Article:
America (27 April 1963) 604. "Its abiding importance will prove to be something more than specific programs or policies. Ultimately, the encyclical's true greatness may be seen to consist in this, that it gave voice in our day to all mankind's authentic aspiration for lasting peace in a world order based on justice, truth, charity and freedom."

John Courtney Murray, S.J. America (27 April 1963) 613. "In the past, papal pronouncements on political and social order have always been suspended, as it were, from three great words--truth, justice and charity. These three great words are repeated in this encyclical, and the demands of each are carefully particularized. But a fourth word is added, with an insistence that is new at the same time that it is traditional. I mean the word freedom. Freedom is a basic principle of political order; it is also the political method. The whole burden of the encyclical is that the order for which the postmodern world is looking cannot be an order that is imposed by force, or sustained by coercion, or based on fear."

John Cogley. Commonweal (3 May 1963) 158-59. There are five reasons why this is a classic encyclical. 1) It is not overly specific in its directives and suggestions. 2) It is not so remotely general and unspecific as to become little more than a ferverino. 3) It is a soundly realistic document, packed with sound doctrine without being doctrinaire. 4) Its presentation is integral; its directives are put in a context which shows the exquisite conformity between reason and faith. 5) It unmistakably recognizes the need for political action and structural organization if peace is to be served.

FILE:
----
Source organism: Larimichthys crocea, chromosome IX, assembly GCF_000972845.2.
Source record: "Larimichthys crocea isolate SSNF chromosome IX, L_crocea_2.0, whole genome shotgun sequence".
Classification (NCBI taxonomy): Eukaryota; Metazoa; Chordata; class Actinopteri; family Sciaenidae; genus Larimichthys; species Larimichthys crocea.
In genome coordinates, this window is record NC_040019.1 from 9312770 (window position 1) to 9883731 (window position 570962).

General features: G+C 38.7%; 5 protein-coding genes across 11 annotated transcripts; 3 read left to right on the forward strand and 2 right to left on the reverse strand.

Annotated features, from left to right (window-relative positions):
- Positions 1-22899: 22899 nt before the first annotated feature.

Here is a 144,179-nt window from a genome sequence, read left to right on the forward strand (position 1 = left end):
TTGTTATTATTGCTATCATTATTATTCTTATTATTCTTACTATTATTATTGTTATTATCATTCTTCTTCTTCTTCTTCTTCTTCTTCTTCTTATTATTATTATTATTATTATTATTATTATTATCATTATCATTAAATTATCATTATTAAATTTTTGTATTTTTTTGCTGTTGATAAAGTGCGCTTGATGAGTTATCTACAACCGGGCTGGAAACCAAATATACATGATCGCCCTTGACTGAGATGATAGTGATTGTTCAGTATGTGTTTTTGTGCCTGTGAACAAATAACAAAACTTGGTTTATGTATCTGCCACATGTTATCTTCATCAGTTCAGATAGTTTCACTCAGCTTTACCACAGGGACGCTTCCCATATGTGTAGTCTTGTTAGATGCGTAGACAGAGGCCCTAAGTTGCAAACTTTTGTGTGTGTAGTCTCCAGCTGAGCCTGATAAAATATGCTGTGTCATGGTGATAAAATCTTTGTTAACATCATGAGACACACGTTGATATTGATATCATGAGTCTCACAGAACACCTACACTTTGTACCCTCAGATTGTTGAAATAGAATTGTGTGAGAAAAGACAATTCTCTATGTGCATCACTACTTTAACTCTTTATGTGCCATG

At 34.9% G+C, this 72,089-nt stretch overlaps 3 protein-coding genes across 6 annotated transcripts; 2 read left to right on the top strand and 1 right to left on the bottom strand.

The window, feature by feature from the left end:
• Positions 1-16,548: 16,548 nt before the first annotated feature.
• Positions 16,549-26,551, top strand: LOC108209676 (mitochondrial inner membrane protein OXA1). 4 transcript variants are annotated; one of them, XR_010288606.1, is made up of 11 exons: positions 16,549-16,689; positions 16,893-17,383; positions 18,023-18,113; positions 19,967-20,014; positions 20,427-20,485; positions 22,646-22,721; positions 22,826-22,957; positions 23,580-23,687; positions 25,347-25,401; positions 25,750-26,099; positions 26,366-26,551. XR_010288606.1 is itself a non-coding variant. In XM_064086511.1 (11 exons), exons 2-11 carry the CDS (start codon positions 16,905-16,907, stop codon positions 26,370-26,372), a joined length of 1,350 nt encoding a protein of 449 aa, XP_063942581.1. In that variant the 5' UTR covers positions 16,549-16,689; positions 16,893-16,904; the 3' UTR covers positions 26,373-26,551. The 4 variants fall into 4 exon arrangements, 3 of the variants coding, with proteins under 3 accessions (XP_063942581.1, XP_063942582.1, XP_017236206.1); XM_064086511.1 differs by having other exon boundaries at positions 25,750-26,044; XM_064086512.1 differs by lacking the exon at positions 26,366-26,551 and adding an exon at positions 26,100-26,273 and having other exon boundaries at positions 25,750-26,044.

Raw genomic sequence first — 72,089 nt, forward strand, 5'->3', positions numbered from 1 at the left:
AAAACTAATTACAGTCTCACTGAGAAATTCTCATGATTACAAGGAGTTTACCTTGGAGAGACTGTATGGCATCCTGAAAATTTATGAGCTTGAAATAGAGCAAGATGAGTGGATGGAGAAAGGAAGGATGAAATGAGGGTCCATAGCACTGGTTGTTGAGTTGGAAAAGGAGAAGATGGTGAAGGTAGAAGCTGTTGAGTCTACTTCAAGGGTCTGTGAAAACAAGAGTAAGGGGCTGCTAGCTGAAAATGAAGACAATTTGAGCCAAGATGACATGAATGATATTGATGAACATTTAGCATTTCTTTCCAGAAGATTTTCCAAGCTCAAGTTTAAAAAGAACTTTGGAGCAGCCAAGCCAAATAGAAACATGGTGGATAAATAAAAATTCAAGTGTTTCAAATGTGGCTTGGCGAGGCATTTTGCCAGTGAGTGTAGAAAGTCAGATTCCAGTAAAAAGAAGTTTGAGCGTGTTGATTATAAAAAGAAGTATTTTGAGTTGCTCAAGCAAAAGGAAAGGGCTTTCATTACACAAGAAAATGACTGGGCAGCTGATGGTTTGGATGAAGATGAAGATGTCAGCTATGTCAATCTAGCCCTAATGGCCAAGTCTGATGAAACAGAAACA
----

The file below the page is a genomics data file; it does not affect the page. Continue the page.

Will Herberg. National Review (7 May 1963) 365. "Why the silence on Communist totalitarianism? Why the unrealism about world political community, peace and disarmament?... To me, it seems that the Pope's thinking is of a piece with his character as a man and as a Pontiff. Pope John is a man of great simplicity of spirit, a man of the deepest Christian idealism. He sees himself, if we may presume to guess, as the Pope of Peace and Unity. The vision of peace and unity possesses him; and a generous vision it is. But it is a vision of ultimates; it looks beyond, perhaps overlooks, the nearer world of immediates. But we, on our part, must live in both."

Frank S. Meyer. National Review (7 May 1963) 406. It is one thing to uphold the social primacy of the person. "It is another matter altogether, however, when the rights of the person are presented in close symmetry with the egalitarian, anti-capitalist, anti-Western attitudes of Liberalism; when the necessity of order is equated with a moral mandate for 'a world political authority'--an authority which would inevitably, by its very nature, impugn the sovereignties, the freedoms, the diversities, not only of nations but of civilizations, and create the conditions for the most fearsome tyranny in the history of man." And instead of condemning "the greatest danger to freedom, order, justice and peace in our time--the all-encompassing drive of Communism towards world dominion ... the encyclical counsels coexistence and collaboration with Communism."

Thurston N. Davis, S.J. America (18 May 1963) 708. "Realizing the desperate spiritual needs of the millions who are cut off from him, the pope has decided to try to break through the rigidities and ice jams of the Cold War with a purely religious, doctrinal, nonpolitical appeal to the rulers of the world--Chairman Khrushchev included--by which he urges that the illusory world peace no longer be allowed to be an instrument of false propaganda, but become a reality that corresponds to the avid dreams of all mankind."